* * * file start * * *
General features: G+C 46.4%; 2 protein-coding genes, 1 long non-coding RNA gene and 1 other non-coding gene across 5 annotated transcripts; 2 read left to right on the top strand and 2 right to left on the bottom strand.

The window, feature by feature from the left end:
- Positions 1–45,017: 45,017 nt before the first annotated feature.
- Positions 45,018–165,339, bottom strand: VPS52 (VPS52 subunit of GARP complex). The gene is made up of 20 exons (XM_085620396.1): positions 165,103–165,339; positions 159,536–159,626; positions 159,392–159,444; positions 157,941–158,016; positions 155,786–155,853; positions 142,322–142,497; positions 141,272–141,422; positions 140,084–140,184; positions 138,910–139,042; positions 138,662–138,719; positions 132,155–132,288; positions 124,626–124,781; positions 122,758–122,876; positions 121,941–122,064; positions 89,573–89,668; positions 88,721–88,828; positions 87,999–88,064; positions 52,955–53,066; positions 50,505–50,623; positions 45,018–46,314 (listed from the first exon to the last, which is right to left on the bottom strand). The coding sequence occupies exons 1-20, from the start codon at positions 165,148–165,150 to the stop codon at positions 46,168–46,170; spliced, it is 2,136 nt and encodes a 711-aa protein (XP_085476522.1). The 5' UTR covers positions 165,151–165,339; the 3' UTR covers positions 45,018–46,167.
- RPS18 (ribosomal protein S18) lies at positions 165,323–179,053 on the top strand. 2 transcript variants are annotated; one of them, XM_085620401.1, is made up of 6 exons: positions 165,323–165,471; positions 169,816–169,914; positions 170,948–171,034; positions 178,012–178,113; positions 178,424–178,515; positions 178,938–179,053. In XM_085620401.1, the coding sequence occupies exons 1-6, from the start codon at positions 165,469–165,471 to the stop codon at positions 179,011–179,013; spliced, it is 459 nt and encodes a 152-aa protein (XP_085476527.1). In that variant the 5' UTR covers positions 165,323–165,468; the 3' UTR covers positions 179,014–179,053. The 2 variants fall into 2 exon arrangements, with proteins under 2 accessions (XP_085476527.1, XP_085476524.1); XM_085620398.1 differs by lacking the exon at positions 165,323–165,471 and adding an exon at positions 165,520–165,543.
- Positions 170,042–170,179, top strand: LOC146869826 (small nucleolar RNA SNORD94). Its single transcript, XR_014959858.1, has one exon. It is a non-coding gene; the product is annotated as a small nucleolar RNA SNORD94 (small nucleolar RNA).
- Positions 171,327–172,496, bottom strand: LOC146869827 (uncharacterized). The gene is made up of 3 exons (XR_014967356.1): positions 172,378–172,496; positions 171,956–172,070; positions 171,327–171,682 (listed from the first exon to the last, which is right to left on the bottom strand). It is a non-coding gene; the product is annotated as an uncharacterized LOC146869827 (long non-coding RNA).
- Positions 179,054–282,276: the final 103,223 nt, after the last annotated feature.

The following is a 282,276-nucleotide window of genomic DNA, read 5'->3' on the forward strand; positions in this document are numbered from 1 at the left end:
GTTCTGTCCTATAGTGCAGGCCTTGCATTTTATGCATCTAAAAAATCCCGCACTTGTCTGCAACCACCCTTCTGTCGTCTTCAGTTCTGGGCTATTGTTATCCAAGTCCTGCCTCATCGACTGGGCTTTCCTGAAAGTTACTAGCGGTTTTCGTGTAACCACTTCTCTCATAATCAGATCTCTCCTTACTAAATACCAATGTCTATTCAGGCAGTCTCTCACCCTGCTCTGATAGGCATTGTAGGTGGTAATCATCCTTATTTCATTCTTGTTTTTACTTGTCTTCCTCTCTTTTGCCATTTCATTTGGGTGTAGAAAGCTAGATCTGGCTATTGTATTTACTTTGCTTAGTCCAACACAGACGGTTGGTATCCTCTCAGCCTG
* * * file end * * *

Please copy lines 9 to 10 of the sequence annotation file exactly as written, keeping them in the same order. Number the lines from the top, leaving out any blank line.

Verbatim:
The following is a 282,276-nucleotide window of genomic DNA, read 5'->3' on the forward strand; positions in this document are numbered from 1 at the left end:
GTTCTGTCCTATAGTGCAGGCCTTGCATTTTATGCATCTAAAAAATCCCGCACTTGTCTGCAACCACCCTTCTGTCGTCTTCAGTTCTGGGCTATTGTTATCCAAGTCCTGCCTCATCGACTGGGCTTTCCTGAAAGTTACTAGCGGTTTTCGTGTAACCACTTCTCTCATAATCAGATCTCTCCTTACTAAATACCAATGTCTATTCAGGCAGTCTCTCACCCTGCTCTGATAGGCATTGTAGGTGGTAATCATCCTTATTTCATTCTTGTTTTTACTTGTCTTCCTCTCTTTTGCCATTTCATTTGGGTGTAGAAAGCTAGATCTGGCTATTGTATTTACTTTGCTTAGTCCAACACAGACGGTTGGTATCCTCTCAGCCTG